10 August 2017 10:29AM
The implementation of GST as the sole indirect tax in place of the earlier multiple taxation legislations has reasonably raised a probability of States losing a part of their revenue from tax, in response to which the Centre has enacted the Compensation to States Act[i] along with the principal Acts of GST.[ii] Here we analyze the provisions relating to the said Act, to get a brief picture of how the scheme will be put to effect.
The Act intends to provide for compensation to the States for the loss of revenue arising on account of implementation of the goods and services tax. For the purposes of calculation and determination of the compensation amount, the Base year revenue of the State is calculated in accordance with the Act. The base year revenue for a State is the sum of the revenue collected by the State and the local bodies during the base year, on account of the taxes levied by the respective State or Union net of refunds with respect to the taxes subsumed into GST such as VAT, Sales tax, Purchase Tax, entry tax, octroi, local body tax, etc. The projected revenue for any year in a State is to be calculated by applying the projected growth rate over the base year revenue of that State, and the projected growth rate has been fixed at 14%.
Compensation under the Act is payable to any State during the transition period, and the calculation and release is to be done at the end of every two months, and an annual final calculation is made at the end of every financial year by the CAG. Any excess amount released to any State during a financial year will be adjusted against the compensation in the subsequent financial year.
The manner of calculation of the loss of revenue is also elaborated as:
· The projected revenue that could have been earned by the State in absence of the goods and services tax till the end of the relevant two months period of the respective financial year shall be calculated on a pro-rata basis as a percentage of the total projected revenue for any financial year during the transition period[iii].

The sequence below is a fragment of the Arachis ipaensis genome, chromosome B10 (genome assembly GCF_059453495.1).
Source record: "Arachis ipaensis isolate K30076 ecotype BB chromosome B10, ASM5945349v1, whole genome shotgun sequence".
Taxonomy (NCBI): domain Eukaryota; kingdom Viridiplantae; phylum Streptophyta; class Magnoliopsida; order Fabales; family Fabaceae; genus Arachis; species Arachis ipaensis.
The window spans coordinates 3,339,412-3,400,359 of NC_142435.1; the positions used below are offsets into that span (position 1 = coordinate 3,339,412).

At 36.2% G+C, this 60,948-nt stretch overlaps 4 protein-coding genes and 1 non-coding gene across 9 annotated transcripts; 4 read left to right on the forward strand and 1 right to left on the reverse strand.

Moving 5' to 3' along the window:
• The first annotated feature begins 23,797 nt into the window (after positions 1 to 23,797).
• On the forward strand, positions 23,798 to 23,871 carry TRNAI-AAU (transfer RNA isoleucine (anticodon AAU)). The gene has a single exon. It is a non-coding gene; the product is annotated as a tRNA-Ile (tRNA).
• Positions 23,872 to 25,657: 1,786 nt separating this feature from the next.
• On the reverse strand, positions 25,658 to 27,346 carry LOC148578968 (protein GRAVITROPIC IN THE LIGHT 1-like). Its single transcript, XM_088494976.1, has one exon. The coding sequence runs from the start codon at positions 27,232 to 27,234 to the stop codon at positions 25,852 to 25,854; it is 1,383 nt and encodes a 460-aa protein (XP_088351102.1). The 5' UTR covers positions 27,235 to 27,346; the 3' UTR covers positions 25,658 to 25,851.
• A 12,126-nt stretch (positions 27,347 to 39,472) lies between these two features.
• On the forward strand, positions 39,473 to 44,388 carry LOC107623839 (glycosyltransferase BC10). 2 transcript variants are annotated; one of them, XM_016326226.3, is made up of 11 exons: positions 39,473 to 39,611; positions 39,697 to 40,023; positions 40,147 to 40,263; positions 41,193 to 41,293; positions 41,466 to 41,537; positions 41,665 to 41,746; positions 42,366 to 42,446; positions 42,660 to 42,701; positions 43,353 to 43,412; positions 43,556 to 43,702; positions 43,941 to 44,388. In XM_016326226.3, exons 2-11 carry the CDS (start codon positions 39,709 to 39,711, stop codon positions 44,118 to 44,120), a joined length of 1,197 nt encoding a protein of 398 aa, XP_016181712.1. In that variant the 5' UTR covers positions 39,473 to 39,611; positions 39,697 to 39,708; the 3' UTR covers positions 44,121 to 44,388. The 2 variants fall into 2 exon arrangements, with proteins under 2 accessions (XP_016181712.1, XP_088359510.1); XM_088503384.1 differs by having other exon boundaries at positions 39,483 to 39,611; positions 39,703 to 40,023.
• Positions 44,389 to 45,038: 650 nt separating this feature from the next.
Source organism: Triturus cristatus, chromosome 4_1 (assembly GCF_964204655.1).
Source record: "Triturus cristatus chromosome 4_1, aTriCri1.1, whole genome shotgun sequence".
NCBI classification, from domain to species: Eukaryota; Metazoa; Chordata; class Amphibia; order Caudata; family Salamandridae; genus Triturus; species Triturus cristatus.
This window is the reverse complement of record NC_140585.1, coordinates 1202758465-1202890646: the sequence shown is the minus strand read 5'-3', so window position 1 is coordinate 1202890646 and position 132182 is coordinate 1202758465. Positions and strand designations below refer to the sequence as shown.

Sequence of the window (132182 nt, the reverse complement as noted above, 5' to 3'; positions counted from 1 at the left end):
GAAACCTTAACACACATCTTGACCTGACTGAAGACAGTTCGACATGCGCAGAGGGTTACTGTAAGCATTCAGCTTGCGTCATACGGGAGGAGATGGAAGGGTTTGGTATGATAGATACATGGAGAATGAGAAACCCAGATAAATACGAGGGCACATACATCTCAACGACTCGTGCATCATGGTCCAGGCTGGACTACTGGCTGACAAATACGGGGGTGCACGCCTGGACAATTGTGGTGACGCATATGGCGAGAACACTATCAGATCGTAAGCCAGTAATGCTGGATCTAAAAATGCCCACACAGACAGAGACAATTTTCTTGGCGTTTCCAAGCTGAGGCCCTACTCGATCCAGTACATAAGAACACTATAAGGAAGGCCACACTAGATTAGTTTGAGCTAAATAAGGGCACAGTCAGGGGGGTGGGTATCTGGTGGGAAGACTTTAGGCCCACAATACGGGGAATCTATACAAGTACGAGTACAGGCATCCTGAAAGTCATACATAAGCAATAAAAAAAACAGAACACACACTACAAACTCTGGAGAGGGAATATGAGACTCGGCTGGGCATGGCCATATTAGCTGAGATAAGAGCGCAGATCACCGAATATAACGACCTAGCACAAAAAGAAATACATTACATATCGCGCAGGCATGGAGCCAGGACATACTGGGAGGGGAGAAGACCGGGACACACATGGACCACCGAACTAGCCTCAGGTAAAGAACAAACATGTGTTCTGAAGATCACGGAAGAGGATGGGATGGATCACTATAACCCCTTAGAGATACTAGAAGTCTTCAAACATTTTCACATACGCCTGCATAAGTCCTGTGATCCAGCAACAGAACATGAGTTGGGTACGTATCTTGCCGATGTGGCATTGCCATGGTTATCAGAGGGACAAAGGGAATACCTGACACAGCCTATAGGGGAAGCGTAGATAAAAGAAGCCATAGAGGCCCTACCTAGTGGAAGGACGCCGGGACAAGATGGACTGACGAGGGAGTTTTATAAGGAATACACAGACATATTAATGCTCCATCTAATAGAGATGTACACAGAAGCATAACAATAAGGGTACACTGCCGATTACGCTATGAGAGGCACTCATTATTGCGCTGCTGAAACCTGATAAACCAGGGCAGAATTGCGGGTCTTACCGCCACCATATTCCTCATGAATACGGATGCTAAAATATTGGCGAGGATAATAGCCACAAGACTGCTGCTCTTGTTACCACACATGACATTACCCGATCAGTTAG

· The actual revenue collected by a State till the end of relevant two months period in any financial year during the transition period will be the actual revenue from State tax collected by the State, net of refunds given by the State; the integrated goods and services tax apportioned to that State, as certified by the Principal Chief Controller of Accounts of the Central Board of Excise and Customs; and any collection of taxes levied by the said State, under the Acts specified in sub-section (4) of section 5, net of refund of such taxes[iv].
· The provisional compensation payable to any State at the end of the relevant two months period in any financial year shall be the difference between the projected revenue till the end of the relevant period and the actual revenue collected by a State in the said period reduced by the provisional compensation paid to a State till the end of the previous two months period in the said financial year during the transition period[v].
In case no compensation is due to be released in any financial year, or any excess amount has been released to a State in the previous year, the State is bound to refund the same to the Centre. Every taxable person making a taxable supply of goods or services or both is bound the pay the Cess and furnish Returns to the Authorities as required. The Cess amounts collected under the Act is to be deposited into the Goods and Services Tax Compensation Fund, which is a part of the public account of India, and all the payments of compensations under s. 7 are to be made from this Fund.
[i] THE GOODS AND SERVICES TAX (COMPENSATION TO STATES) ACT, 2017 NO. 15 OF 2017
[ii] CGST Act (No. 12 of 2017), IGST Act (No.13 of 2017), Union Territory Goods and Services Tax Act 2017 (No. 14 of 2017)
[iii] Supra 1, S. 7 (4), (a)
[iv] Ibid, (b)
[v] Ibid, (c)
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